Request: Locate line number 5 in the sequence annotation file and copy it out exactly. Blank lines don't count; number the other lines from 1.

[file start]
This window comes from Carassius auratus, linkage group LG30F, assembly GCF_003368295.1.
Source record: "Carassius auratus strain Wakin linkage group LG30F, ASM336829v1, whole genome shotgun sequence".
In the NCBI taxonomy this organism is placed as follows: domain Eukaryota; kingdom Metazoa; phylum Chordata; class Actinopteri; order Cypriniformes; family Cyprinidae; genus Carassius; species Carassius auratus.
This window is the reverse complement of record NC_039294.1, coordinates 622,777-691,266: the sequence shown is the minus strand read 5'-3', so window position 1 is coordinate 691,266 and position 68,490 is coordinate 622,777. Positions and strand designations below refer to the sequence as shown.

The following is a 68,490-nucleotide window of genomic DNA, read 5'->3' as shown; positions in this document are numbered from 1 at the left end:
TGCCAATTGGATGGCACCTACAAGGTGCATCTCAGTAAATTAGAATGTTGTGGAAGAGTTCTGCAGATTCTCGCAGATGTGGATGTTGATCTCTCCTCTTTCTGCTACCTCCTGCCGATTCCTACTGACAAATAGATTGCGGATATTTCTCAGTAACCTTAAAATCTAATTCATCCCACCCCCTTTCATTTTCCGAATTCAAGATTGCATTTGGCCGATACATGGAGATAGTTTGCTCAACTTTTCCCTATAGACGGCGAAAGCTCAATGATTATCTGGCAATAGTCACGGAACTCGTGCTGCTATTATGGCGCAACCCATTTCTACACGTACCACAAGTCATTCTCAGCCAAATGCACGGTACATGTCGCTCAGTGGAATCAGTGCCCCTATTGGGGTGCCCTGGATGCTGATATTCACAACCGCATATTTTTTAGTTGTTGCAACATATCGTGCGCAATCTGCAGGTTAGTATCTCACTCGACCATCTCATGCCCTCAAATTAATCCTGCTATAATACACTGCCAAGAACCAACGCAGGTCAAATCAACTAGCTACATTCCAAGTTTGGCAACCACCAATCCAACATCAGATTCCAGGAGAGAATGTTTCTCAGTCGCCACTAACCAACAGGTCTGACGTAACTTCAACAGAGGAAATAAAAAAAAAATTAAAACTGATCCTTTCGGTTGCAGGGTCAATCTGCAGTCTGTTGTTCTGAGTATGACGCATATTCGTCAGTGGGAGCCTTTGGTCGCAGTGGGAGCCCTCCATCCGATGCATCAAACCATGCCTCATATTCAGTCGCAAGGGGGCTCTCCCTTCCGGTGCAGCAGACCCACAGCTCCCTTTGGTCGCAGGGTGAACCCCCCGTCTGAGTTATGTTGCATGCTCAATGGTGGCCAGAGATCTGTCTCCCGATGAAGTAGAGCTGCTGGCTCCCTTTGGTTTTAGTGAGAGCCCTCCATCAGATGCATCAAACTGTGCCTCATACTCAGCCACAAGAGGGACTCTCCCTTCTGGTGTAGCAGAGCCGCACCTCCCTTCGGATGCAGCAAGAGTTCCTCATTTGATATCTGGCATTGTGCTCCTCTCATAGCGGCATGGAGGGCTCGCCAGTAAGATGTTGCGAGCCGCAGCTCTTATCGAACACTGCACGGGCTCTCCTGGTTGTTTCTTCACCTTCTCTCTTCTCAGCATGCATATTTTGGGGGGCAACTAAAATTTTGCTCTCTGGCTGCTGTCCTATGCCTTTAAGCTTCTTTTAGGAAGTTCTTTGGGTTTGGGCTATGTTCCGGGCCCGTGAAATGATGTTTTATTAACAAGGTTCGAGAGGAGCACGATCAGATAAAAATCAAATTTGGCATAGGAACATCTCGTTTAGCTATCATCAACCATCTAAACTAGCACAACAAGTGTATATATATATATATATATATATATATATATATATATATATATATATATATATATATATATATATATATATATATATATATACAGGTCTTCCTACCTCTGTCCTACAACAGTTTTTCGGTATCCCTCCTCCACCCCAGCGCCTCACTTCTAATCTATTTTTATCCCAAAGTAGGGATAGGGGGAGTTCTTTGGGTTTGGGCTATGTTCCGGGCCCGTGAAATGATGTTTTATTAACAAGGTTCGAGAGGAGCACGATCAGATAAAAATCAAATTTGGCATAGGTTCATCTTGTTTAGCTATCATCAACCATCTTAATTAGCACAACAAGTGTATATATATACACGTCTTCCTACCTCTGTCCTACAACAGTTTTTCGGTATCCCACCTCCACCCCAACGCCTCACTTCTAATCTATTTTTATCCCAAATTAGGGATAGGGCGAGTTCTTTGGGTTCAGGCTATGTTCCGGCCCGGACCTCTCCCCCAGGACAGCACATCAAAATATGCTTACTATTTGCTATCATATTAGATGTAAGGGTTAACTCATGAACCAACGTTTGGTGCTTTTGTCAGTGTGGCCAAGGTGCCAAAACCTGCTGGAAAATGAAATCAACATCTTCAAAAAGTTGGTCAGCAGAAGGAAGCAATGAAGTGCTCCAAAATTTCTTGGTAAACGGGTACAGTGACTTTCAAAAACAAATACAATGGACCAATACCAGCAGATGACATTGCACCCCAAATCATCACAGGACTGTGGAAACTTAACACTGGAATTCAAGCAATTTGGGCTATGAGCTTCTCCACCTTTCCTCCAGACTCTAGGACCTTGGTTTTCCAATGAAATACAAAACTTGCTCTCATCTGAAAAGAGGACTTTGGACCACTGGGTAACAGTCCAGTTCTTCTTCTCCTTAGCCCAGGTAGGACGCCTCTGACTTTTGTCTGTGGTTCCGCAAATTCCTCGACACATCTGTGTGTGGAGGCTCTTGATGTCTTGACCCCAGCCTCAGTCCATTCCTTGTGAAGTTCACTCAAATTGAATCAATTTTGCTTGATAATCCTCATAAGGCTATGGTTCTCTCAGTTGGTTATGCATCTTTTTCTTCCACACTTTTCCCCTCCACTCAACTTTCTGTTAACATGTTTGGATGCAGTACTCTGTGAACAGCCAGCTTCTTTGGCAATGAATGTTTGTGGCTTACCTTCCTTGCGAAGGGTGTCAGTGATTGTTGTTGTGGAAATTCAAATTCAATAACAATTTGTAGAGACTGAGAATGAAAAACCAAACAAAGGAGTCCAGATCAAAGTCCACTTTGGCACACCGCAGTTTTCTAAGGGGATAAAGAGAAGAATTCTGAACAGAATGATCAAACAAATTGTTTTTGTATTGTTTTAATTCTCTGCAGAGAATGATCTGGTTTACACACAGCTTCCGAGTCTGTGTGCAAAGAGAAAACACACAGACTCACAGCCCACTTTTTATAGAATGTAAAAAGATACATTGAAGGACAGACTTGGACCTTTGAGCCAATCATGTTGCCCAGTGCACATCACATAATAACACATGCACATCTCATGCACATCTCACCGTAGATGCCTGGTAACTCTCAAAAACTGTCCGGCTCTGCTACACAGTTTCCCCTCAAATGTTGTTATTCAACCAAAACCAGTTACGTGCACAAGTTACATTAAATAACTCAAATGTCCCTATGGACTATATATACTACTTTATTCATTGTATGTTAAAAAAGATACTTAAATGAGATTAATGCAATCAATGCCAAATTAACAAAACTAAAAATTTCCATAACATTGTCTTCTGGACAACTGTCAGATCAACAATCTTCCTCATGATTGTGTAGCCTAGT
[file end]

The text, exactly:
The following is a 68,490-nucleotide window of genomic DNA, read 5'->3' as shown; positions in this document are numbered from 1 at the left end: